OCZ ZX Series 850W (Page 3 of 4) | Reports

Page 3 - Physical Look - Inside

As always, we opened up our OCZ ZX Series 850W power supply to take a detailed look at what's going on inside. Please note that doing this at home will void your warranty, thanks to the warranty seal that OCZ applied over one of the attachment screws. But for the benefit of you, we cracked ours open so you don't need to, haha. There are no user serviceable parts inside.

OCZ's ZX Series line of PSUs is made by Chinese manufacturer Great Wall. From pictures I have seen, it is practically identical to the Sparkle SCC-850AF 850W power supply (Full disclosure: I don't actually own a Sparkle SCC-850AF 850W, this is why I am saying from pictures I have seen). The interior is identical between the two; save for some changes in minor details like the heatsink color. Our photo above shows an overhead view of the OCZ ZX Series 850W's internal components. It is actually pretty packed up inside, but components are well spread out for optimal cooling and reduced heat congestion as one would expect from a modern day performance power supply. Unlike other power supplies, it actually has a nice black PCB. Too bad no one can see it. I was surprised to find only two black painted anodized aluminum heatsinks under the hood; where only one of them is finned. The main one is situated near on the left hand side, and extends like a wall from the front to the back. The smaller one is in the middle. This simple heatsink arrangement along with a loosely packed interior has a lower airflow impedance benefit, however. OCZ is not a new player to the power supply market, but the OEM of the power supply can vary greatly between models. For example, the OCZ EliteXStream 800W we have written about back in 2008 was made by Impervio. In the end, it is truly the details that count. So I am not going to waste any of your time -- let's take a closer look.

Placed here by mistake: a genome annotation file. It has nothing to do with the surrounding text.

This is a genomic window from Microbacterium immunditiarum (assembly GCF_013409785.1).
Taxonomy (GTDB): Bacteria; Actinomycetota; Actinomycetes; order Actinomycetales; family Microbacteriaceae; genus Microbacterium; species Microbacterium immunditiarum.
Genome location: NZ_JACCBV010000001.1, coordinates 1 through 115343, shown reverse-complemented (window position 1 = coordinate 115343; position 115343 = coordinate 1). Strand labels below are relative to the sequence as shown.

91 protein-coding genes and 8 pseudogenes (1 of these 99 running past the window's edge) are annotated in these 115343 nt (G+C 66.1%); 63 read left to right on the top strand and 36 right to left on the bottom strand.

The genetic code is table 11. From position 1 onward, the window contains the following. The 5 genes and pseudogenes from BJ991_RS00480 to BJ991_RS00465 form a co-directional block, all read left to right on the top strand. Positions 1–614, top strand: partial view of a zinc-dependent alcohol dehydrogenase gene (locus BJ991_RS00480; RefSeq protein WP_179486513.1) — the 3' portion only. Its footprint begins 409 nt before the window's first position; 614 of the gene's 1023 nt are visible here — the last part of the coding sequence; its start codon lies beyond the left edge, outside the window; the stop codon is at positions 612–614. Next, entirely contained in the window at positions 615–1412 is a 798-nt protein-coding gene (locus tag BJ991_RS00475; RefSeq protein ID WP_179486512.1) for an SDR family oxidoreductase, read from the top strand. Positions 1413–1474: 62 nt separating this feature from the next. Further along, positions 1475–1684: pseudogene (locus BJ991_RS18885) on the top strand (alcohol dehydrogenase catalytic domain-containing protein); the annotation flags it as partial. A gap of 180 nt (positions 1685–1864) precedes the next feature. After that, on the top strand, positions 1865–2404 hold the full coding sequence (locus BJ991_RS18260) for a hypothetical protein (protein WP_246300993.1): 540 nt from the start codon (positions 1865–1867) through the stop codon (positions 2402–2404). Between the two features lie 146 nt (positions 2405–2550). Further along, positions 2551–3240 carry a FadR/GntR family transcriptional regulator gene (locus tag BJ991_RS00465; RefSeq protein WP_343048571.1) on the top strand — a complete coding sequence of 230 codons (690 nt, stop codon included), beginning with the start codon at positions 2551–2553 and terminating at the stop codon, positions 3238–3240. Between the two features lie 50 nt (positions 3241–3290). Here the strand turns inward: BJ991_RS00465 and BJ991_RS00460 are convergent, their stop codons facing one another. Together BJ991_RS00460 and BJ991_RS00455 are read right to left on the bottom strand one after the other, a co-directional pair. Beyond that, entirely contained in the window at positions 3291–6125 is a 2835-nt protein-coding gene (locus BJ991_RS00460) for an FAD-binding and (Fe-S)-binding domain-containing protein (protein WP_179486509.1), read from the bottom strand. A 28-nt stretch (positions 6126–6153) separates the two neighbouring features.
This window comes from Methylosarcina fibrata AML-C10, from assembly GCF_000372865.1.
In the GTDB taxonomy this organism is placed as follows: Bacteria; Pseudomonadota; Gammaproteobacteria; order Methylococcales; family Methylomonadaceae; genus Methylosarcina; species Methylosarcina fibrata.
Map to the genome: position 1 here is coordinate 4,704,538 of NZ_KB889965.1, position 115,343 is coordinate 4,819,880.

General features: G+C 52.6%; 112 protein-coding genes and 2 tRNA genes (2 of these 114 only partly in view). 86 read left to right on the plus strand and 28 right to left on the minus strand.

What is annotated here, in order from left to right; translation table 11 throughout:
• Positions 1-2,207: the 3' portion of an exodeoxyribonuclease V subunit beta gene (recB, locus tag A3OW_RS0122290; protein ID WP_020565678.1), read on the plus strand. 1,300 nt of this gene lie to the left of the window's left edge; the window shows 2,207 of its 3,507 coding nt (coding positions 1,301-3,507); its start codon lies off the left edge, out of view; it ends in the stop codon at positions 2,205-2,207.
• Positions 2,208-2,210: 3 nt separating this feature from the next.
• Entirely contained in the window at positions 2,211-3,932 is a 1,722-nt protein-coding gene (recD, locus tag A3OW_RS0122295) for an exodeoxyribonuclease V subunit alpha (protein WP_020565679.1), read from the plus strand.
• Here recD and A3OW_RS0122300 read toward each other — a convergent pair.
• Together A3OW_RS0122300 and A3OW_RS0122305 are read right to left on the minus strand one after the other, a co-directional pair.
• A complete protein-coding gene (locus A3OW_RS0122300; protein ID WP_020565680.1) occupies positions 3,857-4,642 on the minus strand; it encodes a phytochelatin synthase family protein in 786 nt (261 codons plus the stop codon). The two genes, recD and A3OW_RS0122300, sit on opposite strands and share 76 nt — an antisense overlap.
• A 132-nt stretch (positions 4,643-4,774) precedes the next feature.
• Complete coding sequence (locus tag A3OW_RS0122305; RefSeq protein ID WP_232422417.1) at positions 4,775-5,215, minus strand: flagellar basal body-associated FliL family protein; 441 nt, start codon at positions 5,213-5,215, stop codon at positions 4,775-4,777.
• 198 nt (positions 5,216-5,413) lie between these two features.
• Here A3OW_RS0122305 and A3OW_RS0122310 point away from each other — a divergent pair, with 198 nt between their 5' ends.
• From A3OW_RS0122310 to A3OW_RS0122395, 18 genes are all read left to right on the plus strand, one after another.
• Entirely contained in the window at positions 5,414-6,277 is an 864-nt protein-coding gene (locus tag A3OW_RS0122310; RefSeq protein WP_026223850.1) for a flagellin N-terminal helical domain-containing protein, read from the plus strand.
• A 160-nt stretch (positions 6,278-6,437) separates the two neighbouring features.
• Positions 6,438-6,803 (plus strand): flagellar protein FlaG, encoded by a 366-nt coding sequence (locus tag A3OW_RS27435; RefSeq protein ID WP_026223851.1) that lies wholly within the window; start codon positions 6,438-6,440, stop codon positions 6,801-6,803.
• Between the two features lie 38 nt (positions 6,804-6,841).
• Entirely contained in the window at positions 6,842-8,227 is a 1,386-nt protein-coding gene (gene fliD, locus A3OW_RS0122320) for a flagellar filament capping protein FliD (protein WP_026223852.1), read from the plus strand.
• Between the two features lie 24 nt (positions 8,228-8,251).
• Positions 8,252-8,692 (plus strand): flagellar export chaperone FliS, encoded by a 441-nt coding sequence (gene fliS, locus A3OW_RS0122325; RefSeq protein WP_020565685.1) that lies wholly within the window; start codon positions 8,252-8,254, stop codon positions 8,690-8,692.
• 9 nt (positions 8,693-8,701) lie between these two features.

The transient filter stage is the first input stage of a computer power supply, so we'll take a look at that first. While you certainly won't get the level of sophistication Seasonic users might come to expect, OCZ met or exceeded the recommended requirements accordingly other than a missing a metal oxide varistor. I don't know what the deal is lately with manufacturers omitting the MOV from high performance power supplies, as this component is used to stabilize spikes from the AC line. The OCZ ZX has two ferrite coils, two metalized polyester X-capacitors, and two ceramic Y-capacitors. That is twice as many X capacitors than recommended; everything else is just standard. For a power supply of this caliber, I would have expected a little bit more, but it still gets the job done right.

On the primary side, we can see two Chinese made CapXon capacitors connected in parallel. Japanese made capacitors are usually what we expect from something in this price range, so we were quite surprised by the company's selection. Our 850W version of OCZ's ZX Series incorporates two 330µF x 420V capacitors for a total capacitance equivalence of a single 660µF x 420V capacitor (Remember that values add up when capacitors are hooked up in parallel, unlike resistors). CapXon's corporate headquarters are based in Hong Kong. These units are rated at 105c; whereas typical power supplies usually use 85c rated capacitors.